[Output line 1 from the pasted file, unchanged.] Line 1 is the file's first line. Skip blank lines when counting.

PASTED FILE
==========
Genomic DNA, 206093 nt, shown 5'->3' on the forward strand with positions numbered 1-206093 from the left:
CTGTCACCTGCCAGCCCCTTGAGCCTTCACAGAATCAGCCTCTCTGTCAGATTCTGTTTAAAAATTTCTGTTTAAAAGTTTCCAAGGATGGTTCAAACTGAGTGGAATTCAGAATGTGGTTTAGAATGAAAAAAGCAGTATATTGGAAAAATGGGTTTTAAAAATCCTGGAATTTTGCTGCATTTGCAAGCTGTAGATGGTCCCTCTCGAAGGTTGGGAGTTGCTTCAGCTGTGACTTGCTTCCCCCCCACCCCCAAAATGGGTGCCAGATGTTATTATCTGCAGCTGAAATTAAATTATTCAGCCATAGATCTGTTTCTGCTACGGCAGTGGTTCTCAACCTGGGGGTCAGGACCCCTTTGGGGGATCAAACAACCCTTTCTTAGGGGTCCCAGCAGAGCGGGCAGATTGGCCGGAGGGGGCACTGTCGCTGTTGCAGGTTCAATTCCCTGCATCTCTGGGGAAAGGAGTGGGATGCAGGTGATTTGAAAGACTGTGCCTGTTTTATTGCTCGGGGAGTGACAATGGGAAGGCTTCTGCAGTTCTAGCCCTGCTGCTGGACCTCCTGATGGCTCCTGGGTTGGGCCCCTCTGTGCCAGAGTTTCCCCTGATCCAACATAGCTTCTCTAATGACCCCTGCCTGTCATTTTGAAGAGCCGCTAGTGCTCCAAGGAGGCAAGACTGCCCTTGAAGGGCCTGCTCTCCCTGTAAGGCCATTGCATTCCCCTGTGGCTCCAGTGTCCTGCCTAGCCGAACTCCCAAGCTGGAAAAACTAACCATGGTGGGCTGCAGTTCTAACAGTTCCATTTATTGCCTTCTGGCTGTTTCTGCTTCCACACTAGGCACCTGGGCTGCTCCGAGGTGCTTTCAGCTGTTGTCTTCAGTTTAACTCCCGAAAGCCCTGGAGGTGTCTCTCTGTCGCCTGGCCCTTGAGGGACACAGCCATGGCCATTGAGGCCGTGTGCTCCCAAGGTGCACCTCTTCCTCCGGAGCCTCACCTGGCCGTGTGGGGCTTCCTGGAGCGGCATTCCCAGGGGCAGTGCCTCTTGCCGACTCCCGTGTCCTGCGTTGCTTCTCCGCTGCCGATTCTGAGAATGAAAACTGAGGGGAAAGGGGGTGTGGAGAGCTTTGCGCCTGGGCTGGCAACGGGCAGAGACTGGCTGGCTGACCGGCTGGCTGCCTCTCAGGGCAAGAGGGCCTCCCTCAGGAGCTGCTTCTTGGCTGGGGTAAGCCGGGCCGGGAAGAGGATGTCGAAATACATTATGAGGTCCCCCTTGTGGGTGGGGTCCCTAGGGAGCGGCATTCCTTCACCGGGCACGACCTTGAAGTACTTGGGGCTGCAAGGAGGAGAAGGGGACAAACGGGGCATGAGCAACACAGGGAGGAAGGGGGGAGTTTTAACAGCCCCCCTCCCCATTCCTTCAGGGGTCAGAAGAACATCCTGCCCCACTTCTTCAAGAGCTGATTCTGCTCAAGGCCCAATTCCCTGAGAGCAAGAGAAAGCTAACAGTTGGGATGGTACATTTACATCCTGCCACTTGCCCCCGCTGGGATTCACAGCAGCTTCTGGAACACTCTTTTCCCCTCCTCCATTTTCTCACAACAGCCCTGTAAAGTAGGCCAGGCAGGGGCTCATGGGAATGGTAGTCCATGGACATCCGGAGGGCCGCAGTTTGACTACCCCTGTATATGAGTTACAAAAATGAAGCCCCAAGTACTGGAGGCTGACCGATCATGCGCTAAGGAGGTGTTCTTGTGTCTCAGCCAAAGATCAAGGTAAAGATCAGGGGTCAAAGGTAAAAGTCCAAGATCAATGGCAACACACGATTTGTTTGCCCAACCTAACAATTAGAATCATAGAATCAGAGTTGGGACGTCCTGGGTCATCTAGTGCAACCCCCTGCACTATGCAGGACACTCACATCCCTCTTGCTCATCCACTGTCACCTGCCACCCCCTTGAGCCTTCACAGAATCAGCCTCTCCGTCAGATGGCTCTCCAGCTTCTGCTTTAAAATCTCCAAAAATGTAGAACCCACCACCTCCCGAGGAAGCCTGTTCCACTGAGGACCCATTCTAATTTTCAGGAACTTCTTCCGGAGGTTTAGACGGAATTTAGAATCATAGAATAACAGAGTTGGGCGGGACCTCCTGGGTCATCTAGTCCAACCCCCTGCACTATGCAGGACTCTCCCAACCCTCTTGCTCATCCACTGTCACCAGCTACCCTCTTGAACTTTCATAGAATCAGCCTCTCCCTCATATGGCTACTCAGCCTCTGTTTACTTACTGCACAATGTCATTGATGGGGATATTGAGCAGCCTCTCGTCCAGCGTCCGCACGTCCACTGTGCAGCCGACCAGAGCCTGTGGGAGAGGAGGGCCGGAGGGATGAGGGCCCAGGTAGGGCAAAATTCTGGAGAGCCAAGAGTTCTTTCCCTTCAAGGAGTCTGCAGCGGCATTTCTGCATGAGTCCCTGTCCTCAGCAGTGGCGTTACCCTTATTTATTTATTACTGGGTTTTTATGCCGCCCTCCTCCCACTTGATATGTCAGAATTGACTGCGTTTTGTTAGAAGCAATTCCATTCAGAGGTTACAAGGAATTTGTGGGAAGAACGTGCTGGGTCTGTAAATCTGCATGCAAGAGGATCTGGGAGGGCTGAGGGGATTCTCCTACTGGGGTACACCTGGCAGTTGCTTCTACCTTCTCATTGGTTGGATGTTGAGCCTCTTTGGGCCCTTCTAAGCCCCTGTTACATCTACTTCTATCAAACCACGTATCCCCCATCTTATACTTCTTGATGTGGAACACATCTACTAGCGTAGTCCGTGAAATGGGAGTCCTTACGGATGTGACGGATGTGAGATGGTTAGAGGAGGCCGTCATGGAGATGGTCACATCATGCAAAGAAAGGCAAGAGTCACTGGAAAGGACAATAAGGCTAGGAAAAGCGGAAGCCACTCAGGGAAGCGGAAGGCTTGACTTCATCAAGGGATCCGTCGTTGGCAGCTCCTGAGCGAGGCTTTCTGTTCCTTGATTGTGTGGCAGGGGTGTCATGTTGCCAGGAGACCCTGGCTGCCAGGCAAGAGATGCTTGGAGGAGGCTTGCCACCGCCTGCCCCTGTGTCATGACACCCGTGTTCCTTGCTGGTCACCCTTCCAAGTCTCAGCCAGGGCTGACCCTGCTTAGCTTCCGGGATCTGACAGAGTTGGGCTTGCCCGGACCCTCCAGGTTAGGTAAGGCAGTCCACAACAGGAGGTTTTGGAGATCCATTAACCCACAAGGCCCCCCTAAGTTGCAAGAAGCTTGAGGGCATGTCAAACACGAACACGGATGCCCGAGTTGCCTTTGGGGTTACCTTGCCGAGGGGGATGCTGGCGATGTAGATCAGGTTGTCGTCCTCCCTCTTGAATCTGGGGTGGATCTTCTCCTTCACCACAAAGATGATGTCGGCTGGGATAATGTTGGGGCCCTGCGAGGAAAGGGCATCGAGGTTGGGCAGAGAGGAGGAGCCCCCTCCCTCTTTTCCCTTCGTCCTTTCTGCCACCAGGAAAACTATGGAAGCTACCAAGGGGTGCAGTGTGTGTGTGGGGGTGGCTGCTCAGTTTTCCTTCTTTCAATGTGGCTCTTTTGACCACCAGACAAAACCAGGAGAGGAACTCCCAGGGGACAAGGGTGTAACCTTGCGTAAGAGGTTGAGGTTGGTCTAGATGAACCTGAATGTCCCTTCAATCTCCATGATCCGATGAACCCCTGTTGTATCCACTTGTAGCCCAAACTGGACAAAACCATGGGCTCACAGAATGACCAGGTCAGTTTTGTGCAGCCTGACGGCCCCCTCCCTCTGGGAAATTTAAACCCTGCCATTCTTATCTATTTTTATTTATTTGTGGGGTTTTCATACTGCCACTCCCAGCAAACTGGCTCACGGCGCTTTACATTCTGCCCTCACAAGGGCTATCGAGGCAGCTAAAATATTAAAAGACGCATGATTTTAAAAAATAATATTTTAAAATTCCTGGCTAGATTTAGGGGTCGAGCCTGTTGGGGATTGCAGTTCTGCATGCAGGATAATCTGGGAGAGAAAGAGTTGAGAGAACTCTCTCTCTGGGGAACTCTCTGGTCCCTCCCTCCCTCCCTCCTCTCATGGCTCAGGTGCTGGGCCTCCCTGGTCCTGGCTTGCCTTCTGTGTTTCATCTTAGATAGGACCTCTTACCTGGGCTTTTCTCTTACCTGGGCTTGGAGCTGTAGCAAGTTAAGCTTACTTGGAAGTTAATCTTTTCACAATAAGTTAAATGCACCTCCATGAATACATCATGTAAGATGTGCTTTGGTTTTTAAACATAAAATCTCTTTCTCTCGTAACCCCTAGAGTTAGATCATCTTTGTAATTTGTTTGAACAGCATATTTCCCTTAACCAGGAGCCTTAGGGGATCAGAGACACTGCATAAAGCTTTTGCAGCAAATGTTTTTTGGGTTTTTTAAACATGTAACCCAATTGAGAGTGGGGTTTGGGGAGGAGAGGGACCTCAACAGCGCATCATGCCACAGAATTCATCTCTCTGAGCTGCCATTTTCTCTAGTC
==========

Genomic DNA, 206093 nt, shown 5'->3' on the forward strand with positions numbered 1-206093 from the left: